Trestman made his return to the NFL in 2013 as head coach of the Chicago Bears. Even as head coach, he was the signal caller. Jay Cutler was 30 years old at the time, and by then, you knew the quarterback “is what he is”. If you look at his career passer rating by season, save for outliers of 76.1 and 92.3, his passer rating has been: 88.5, 88.1, 86.0, 86.3, 85.7, 81.3, 89.2, 88.6. I’m not sure there is a more consistent quarterback in the NFL. Don’t confuse consistent with great though. Whether it’s Ron Turner, Mike Martz, Mike Tice, Marc Trestman, now Adam Gase, Jay Cutler is going to be Jay Cutler.
Jay Cutler is not an example of Marc Trestman being a “quarterback whisperer”.
In fact, continuity hasn’t been a real thing under Trestman at all. Those Browns teams ran the ball, a lot. Bernie Kosar might have had the most unorthodox, inconsistent throwing motion you’ll ever see. Trrestman didn’t do anything to make Steve Young amazing. He already was. The Cardinals were not a good organization and Jake Plummer was quite a let down. Rich Gannon probably gives more credit to Jon Gruden and Bill Callahan for his successes. Jay Cutler…they only surrounded him with Matt Forte, Brandon Marshall, Alshon Jeffery and Martellus Bennett, and Cutler was still consistently mediocre.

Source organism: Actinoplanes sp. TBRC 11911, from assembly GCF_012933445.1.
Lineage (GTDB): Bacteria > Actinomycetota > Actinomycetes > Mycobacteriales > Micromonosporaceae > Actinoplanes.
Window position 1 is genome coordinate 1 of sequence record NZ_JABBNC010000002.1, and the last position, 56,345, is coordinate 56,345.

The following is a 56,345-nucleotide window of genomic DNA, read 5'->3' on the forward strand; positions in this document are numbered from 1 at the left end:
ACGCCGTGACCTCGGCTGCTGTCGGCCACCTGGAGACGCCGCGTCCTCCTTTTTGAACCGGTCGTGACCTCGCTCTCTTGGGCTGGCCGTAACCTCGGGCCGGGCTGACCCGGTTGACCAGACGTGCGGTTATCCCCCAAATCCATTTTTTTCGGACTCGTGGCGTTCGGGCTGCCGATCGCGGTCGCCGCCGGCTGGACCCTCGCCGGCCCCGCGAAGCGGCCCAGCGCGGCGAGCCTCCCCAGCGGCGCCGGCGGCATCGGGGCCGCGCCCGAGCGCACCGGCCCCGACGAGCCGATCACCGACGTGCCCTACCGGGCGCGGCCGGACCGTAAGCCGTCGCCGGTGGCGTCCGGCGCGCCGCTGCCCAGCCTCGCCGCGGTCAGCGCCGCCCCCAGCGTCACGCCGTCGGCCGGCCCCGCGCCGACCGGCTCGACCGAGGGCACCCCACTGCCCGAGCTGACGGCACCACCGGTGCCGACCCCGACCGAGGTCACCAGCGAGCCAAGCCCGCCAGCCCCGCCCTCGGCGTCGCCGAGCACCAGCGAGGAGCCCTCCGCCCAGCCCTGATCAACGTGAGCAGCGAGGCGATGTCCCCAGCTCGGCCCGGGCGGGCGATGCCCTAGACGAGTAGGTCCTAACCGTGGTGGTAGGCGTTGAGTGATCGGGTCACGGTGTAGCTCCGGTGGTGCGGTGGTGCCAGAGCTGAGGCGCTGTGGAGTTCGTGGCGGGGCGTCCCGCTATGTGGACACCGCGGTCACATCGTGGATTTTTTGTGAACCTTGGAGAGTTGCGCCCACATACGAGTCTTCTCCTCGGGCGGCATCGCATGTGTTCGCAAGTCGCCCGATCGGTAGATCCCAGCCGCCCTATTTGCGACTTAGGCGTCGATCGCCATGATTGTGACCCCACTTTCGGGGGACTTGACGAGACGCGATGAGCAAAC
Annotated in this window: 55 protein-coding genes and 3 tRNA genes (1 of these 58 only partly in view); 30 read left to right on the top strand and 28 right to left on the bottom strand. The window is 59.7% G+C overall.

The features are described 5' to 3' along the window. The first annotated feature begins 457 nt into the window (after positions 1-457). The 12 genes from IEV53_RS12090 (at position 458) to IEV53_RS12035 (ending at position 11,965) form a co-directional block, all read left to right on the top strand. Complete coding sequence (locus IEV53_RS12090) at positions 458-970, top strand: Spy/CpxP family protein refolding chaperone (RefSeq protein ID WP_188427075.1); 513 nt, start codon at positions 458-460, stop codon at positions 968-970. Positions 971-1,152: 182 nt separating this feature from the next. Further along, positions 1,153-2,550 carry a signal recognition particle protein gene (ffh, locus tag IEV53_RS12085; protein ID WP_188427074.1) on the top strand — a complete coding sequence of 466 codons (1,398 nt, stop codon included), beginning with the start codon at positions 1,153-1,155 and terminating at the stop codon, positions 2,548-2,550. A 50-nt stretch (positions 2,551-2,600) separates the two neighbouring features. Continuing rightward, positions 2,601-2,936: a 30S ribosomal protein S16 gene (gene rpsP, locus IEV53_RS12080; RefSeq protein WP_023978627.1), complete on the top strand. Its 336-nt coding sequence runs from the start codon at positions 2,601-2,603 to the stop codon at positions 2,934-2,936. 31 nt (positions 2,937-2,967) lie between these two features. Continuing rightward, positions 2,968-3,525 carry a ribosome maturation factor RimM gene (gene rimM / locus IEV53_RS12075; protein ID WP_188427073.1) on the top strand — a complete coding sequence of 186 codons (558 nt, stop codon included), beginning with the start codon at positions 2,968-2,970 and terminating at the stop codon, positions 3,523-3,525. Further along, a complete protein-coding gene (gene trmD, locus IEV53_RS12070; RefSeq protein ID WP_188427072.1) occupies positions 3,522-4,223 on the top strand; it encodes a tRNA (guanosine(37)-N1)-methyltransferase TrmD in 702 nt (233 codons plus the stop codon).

What should we expect from Joe Flacco? That’s what everyone is dying to see. Is there something to be said for continuity on the offense making a difference? Is Marc Trestman an exception to that trend based his his track record? Does continuity even matter and should the fans drop that excuse for poor play from their lexicon?
Realistic expectations for Joe Flacco probably hover around 63% completion rate, 7.0 Y/A, 25 TDs, 12 INTs, passer rating around 88.0.
If continuity is a thing, like in Dalton’s and Roethlisberger’s case; Given the depth of receivers Flacco has to work with, dynamics of running game behind him, talent on the line in front of him as we enter the 2016 season; Joe Flacco could raise his game to a level such as 66% percent completion, 8.0 Y/A, 35 TD, 10 INT, passer rating climbing into triple digits.
If Flacco doesn’t improve, it won’t be for lack of continuity. This year, Flacco can prove that continuity might be real, or he can be a slightly better Jay Cutler. A predictable guy who just is what he is.
The excuses end here and now in 2016.
Mike was born on the Eastern Shore, raised in Finksburg, and currently resides in Parkville. In 2009, Mike graduated from the Broadcasting Institute of Maryland. Mike became a Baltimore City Fire Fighter in late 2010. Mike has appeared as a guest on Q1370, and FOX45. Now a Sr. Ravens Analyst for BSL, he can be reached at [email protected]